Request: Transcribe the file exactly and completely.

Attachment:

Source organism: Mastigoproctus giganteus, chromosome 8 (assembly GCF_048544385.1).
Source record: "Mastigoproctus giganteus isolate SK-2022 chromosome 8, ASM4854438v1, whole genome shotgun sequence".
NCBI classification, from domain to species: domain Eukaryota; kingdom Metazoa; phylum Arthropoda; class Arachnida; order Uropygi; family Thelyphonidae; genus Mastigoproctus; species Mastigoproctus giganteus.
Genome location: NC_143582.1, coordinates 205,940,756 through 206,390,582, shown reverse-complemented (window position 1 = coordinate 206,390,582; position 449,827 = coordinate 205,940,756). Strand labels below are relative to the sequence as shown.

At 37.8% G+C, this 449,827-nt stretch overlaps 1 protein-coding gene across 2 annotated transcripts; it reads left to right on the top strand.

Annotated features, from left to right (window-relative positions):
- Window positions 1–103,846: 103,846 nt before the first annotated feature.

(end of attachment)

Source organism: Mastigoproctus giganteus, chromosome 8 (assembly GCF_048544385.1).
Source record: "Mastigoproctus giganteus isolate SK-2022 chromosome 8, ASM4854438v1, whole genome shotgun sequence".
NCBI classification, from domain to species: domain Eukaryota; kingdom Metazoa; phylum Arthropoda; class Arachnida; order Uropygi; family Thelyphonidae; genus Mastigoproctus; species Mastigoproctus giganteus.
Genome location: NC_143582.1, coordinates 205,940,756 through 206,390,582, shown reverse-complemented (window position 1 = coordinate 206,390,582; position 449,827 = coordinate 205,940,756). Strand labels below are relative to the sequence as shown.

At 37.8% G+C, this 449,827-nt stretch overlaps 1 protein-coding gene across 2 annotated transcripts; it reads left to right on the top strand.

Annotated features, from left to right (window-relative positions):
- Window positions 1–103,846: 103,846 nt before the first annotated feature.